113. Read together, Article 50 of Additional Protocol I and Article 4A of the Third Geneva Convention establish that members of the armed forces, and members of militias or volunteer corps forming part of such armed forces, cannot claim civilian status. Neither can members of organized resistance groups, provided that they are commanded by a person responsible for his subordinates, that they have a fixed distinctive sign recognizable at a distance, that they carry arms openly, and that they conduct their operations in accordance with the laws and customs of war. However, the Appeals Chamber considers that the presence within a population of members of resistance groups, or former combatants, who have laid down their arms, does not alter its civilian characteristic. The Trial Chamber was correct in this regard.
114. However, the Trial Chamber’s view that the specific situation of the victim at the time the crimes were committed must be taken into account in determining his standing as a civilian may be misleading. The ICRC Commentary is instructive on this point and states:
All members of the armed forces are combatants, and only members of the armed forces are combatants. This should therefore dispense with the concept of quasi-combatants, which has sometimes been used on the basis of activities related more or less directly with the war effort. Similarly, any concept of a part-time status, a semi-civilian, semi-military status, soldier by night and peaceful citizen by day, also disappears. A civilian who is incorporated in an armed organization such as that mentioned in paragraph 1, becomes a member of the military and a combatant throughout the duration of the hostilities (or in any case, until he is permanently demobilized by the responsible command referred to in paragraph 1), whether or not he is in combat, or for the time being armed. If he is wounded, sick or shipwrecked, he is entitled to the protection of the First and Second Conventions (Article 44, paragraph 8), and, if he is captured, he is entitled to the protection of the Third Convention (Article 44, paragraph 1).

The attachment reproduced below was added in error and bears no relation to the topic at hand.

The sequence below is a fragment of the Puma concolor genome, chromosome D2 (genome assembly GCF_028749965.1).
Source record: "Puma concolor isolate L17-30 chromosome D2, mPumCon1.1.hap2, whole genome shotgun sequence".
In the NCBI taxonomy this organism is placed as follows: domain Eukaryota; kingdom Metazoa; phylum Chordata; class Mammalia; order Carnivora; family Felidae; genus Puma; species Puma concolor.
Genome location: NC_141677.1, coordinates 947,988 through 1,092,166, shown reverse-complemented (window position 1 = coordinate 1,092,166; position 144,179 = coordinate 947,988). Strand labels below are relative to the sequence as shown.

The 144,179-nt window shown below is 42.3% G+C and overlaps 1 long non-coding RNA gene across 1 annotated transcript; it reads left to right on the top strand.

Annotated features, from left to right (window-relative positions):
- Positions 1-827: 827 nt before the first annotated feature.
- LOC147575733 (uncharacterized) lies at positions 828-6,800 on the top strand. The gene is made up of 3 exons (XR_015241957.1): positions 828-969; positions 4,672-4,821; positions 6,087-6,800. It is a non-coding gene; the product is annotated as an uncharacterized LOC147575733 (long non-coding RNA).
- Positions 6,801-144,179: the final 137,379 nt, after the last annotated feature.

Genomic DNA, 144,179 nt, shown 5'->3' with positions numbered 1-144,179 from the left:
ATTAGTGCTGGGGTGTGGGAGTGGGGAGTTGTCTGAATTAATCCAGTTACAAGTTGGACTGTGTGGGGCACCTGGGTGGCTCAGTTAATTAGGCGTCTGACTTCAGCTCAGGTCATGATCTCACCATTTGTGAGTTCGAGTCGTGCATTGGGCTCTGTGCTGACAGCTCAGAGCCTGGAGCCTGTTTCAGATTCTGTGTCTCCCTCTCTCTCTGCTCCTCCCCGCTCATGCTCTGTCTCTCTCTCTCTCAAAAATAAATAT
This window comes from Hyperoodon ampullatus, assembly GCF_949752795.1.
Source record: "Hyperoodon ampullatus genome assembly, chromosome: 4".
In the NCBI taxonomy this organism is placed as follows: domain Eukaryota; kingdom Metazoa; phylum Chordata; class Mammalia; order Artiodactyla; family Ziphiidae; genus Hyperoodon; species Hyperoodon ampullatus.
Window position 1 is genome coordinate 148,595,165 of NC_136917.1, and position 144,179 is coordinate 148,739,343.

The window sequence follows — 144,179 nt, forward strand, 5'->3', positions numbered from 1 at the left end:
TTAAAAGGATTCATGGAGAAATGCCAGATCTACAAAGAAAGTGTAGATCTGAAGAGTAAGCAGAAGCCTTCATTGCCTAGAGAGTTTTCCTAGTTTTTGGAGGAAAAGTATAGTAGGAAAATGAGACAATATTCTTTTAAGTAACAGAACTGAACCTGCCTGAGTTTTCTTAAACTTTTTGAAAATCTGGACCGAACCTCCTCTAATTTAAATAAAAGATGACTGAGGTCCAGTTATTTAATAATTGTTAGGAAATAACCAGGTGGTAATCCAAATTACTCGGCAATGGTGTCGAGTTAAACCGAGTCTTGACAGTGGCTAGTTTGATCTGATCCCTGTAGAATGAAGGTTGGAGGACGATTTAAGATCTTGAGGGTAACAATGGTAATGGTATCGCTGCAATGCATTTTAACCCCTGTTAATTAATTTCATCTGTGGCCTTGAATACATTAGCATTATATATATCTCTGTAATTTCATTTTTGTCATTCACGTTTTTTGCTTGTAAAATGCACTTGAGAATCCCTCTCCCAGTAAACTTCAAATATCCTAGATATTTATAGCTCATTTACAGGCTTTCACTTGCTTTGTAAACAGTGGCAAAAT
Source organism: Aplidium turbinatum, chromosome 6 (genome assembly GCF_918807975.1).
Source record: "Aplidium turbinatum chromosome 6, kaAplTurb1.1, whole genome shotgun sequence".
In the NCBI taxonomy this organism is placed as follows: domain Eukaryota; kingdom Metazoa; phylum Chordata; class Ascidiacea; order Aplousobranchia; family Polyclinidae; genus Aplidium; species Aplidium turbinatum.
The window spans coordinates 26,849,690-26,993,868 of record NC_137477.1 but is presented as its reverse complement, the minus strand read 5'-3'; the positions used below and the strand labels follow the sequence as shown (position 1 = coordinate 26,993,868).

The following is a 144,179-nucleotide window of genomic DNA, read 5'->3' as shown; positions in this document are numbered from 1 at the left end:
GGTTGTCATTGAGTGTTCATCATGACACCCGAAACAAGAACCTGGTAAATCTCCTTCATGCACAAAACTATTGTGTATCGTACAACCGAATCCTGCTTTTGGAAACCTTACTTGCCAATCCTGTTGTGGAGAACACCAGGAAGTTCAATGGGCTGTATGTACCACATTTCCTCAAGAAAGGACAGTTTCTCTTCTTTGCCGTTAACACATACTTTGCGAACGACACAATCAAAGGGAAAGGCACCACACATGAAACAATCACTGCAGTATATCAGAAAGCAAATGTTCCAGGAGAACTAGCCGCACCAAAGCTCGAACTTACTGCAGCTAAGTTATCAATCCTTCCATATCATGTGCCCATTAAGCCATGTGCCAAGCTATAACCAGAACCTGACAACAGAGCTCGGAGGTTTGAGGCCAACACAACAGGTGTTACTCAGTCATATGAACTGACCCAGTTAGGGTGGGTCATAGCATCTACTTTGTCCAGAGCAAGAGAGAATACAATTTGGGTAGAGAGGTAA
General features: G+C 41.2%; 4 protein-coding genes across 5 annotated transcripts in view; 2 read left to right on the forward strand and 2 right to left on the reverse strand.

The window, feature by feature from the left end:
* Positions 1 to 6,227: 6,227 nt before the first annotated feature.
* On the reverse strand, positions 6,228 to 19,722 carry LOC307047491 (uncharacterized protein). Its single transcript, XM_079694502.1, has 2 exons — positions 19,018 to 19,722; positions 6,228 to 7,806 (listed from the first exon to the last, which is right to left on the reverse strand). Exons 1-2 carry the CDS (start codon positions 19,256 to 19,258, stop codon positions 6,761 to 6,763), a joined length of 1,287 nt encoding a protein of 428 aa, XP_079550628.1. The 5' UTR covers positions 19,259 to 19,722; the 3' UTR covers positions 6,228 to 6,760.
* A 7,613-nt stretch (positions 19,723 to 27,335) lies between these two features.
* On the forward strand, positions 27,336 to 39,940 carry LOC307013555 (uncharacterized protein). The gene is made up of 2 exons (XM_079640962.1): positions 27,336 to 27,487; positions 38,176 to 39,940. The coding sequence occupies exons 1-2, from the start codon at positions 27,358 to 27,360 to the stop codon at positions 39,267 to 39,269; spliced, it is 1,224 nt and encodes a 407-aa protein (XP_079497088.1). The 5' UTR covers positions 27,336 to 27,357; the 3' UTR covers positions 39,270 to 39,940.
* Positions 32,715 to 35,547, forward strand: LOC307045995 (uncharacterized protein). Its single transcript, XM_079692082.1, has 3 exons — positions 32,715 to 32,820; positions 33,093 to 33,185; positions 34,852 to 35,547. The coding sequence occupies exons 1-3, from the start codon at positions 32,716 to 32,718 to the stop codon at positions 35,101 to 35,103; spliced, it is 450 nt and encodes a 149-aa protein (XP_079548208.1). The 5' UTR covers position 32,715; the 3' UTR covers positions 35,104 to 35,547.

As a result, the specific situation of the victim at the time the crimes are committed may not be determinative of his civilian or non-civilian status. If he is indeed a member of an armed organization, the fact that he is not armed or in combat at the time of the commission of crimes, does not accord him civilian status.